Culture and history. History introduces a second temporal dimension. It's not just that activity is temporal, but the activity itself is in an historical context. So what we are observing today is different from what we might have observed in the same room, with the same teacher, teaching the same subject or from the same book, it will be different from what we have observed ten years earlier. So we need to take into account that any kind of human-human interactions that we look at is contextualized by activity. What are they producing? What is this all about? Culture and history. And, of course, we have to unpack what each of these means. There is a double temporal component, the local temporality as well as the historical and the cultural embeddedness. And, that is a radical shift from looking at individual construction of the world that is atemporal, ahistorical, and acultural because it's by-and-large biologically articulated. 
Luis: Well perhaps I will start by mentioning something that I think is important to bear in mind when we discuss things of importance for activity theory. The idea of activity comes from VYGOTSKY. LEONT'EV in fact credits several passages from VYGOTSKY as emphasizing the role that activity plays in the way we come to think. Yet, what is very interesting is that while LEONT'EV is credited with having developed a theory of activity, this is not really accurate in the sense that LEONT'EV's goal was not to elaborate a theory of activity. Actually, within the structure in his seminal work "Activity, Consciousness and Personality" (LEONT'EV, 1978) he devotes only 12 pages to the structure of activity, to a discussion of what activity is about. The rest of the book is about something else, something that he considered to be the important thing. We have to remind ourselves often and often, again and again, that LEONT'EV was thinking as a psychologist. What he was trying to prove and to understand was how consciousness and personality emerge from activity. Not, as he says in the introduction of the book, in the sense that the human psyche is merely a derivative of activity, but rather how the human psyche arises out of the contradictions, the transformations, all the elements that come into play in activity—in short, how the psyche emerges from there. So this is why the focus of the book is really on consciousness and personality seen in terms of the activity in which individuals engage. He was led, at least, to describe certain elements and certain layers of activity, but not to theorize activity in general. Now, when we talk about activity theory, we talk rather in terms of developments that were made by ENGESTRÖM and other scholars. However, my feeling is that the central elements, this psychological dimension that LEONT'EV was talking about, have gotten lost and activity theory has become rather a very, very general way of describing what people do and the things that intervene or mediate activity. We have lost sight of this very penetrating and insightful idea of the relationship between the way we are as continuously changing beings and the activity we engage in.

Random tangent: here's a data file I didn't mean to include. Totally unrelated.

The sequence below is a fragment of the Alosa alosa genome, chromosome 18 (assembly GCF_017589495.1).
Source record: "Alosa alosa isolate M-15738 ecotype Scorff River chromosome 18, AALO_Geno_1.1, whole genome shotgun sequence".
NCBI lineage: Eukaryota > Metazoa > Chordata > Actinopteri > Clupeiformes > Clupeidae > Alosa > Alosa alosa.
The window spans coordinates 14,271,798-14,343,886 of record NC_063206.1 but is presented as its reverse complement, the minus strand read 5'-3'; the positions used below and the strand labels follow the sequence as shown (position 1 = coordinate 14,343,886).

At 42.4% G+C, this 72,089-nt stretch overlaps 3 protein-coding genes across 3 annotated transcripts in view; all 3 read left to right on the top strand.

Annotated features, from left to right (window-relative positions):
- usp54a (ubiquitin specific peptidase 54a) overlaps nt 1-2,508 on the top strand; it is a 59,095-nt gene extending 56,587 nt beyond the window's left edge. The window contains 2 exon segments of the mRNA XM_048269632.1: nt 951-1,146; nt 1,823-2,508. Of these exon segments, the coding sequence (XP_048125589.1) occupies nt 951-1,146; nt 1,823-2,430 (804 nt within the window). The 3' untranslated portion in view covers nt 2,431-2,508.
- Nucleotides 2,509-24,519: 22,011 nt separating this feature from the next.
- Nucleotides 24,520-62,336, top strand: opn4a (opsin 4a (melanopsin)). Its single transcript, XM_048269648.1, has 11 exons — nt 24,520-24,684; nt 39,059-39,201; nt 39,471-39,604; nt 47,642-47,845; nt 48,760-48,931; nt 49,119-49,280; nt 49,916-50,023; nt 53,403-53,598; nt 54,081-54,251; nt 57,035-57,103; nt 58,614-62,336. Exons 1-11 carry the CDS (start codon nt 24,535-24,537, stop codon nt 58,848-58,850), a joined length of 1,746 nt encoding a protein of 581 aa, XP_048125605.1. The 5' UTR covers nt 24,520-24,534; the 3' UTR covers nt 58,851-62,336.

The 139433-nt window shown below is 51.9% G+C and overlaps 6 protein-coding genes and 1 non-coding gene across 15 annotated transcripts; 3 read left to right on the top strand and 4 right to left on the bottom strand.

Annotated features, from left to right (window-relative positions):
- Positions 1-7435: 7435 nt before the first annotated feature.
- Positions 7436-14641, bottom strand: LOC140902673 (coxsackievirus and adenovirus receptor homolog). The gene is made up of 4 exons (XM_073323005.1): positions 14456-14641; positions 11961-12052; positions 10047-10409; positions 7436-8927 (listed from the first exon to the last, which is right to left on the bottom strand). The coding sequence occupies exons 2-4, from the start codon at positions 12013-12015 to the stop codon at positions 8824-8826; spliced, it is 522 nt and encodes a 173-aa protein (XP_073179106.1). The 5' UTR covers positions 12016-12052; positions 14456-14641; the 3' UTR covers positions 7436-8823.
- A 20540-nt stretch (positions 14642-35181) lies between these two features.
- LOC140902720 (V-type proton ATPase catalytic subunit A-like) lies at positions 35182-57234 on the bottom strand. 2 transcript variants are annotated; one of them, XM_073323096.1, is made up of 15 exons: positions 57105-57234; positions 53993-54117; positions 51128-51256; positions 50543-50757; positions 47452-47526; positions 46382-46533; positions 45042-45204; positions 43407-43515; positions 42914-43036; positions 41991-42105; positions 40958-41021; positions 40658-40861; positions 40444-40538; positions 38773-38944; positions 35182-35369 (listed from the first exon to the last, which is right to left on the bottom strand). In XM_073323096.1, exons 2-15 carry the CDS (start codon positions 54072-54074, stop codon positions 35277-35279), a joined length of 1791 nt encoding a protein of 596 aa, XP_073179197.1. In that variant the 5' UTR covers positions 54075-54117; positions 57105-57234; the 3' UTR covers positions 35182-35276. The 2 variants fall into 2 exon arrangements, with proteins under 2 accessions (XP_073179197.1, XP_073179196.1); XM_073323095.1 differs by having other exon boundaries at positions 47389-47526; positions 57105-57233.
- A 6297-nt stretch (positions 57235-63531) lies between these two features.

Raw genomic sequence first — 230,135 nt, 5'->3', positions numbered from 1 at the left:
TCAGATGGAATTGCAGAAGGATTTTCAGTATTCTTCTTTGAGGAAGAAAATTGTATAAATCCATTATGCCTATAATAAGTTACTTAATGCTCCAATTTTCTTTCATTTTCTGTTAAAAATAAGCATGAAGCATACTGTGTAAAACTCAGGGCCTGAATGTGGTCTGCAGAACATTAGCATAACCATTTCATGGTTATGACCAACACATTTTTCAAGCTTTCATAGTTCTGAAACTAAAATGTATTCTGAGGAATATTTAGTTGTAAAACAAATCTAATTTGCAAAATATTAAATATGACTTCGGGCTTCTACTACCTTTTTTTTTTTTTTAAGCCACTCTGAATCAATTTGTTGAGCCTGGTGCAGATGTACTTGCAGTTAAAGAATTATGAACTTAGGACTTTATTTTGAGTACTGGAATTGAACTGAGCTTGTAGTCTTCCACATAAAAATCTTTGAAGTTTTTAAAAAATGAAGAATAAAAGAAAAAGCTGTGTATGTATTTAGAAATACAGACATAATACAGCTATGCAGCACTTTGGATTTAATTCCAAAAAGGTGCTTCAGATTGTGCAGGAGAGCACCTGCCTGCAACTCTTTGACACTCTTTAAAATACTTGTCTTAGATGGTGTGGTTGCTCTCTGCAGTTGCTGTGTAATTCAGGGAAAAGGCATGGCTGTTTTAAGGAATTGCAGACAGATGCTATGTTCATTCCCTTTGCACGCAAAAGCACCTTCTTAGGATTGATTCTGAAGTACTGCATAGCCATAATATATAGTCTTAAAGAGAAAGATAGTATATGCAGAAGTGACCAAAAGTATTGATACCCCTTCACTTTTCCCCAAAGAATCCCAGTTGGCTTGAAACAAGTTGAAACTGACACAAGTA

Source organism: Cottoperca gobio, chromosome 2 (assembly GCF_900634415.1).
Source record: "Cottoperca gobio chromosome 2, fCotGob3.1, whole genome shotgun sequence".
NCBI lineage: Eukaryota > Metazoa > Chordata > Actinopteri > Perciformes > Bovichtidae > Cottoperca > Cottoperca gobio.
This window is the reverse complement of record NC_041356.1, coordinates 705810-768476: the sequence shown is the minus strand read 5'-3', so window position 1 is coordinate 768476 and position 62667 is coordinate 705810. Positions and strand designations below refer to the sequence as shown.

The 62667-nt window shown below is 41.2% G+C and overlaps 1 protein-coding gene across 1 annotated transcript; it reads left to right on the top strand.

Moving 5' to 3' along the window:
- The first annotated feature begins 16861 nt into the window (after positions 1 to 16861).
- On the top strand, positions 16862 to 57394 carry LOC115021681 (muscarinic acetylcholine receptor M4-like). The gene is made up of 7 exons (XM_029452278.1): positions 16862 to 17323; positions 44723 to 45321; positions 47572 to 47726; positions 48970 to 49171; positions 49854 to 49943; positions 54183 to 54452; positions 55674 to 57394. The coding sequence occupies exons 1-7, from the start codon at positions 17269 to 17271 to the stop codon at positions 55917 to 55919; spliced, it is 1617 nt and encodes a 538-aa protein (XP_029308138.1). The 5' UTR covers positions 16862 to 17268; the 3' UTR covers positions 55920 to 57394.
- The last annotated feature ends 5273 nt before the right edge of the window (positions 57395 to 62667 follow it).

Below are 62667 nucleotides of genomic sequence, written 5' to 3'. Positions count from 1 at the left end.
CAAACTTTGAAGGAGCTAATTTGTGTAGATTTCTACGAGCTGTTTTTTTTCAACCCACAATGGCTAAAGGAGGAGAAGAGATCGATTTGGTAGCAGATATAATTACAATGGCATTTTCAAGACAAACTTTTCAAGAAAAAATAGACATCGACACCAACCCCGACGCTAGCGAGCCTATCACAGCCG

Michael: HOLZKAMP (1983) picks up on the importance of subjectivity in activity, on the role of the way the world appears to us in activity. HOLZKAMP develops Subjektwissenschaft, what in English what would be translated as "science of the subject." It's a science that looks at human beings and their consciousness all the while realizing that individual human consciousness is a concretization of possible consciousness that are available in the collective as a whole. HOLZKAMP also focuses on aspects that are important to other Marxist scholars in the sense that our life world—what is available to us, what is conscious to the individual or even to the group—cannot access directly from some of the structural determinations that come with institutional relations or the kind of cultural artifacts that we take on. Dorothy SMITH (e.g., 1990), for example, analyzes categories that we use in everyday talk, like single-parent family. The individual subject of activity no longer wonders about the work that concepts like these do because these words have been introduced into their worlds, affecting their interrelations. Being a single mom or accepting this label leads to particular kinds of interactions with schools, for example, without people being aware of why it is that way, when in fact sociologists introduced the term single-parent family as a category into our common discourse and thereby affected the kind of discourses that we can have about social issues. HOLZKAMP is very similarly interested in individual subjectivity, but keeps alive this other dimension, that there are determinations that are outside of our consciousness that affect our ways of interaction so that the sources of the troubles that we experience may lie elsewhere, outside of our consciousness and yet affect our ways of interaction. So, for HOLZKAMP, learning is something very different from other people. Namely, it's an increase in the action possibilities of the individual as seen by the individual. And then learning is no longer problematic or motivation is not problematic because who would refuse being able to do more and better if it's part of the goal that they want to achieve? Who? You're inherently motivated. If learning means an expansion of my action possibility, I will inherently do it. His conception of learning becomes very different because he views it from the subject and as expansion of action possibility. What is interesting is that this line of thinking has influenced Jean LAVE. Jean LAVE knew Klaus HOLZKAMP but her citations of HOLZKAMP (e.g., in LAVE, 1993) have never been picked up on in the Anglo-Saxon literature.